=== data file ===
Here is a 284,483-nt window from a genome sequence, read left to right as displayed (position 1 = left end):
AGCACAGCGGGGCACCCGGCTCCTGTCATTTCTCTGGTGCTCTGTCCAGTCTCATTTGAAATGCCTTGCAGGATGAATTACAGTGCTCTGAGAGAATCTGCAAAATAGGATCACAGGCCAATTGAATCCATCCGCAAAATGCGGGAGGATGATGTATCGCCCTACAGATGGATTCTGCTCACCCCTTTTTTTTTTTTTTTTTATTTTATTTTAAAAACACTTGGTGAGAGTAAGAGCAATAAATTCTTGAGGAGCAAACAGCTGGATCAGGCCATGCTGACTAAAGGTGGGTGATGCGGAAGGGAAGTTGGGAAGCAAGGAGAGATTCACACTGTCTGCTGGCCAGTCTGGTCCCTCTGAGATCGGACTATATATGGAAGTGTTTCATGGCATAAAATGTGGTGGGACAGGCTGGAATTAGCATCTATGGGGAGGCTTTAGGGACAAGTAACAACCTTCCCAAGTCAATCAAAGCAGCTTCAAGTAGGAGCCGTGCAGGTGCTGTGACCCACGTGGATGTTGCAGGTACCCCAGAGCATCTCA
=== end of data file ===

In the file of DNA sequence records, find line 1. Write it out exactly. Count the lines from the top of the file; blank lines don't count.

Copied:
Here is a 284,483-nt window from a genome sequence, read left to right as displayed (position 1 = left end):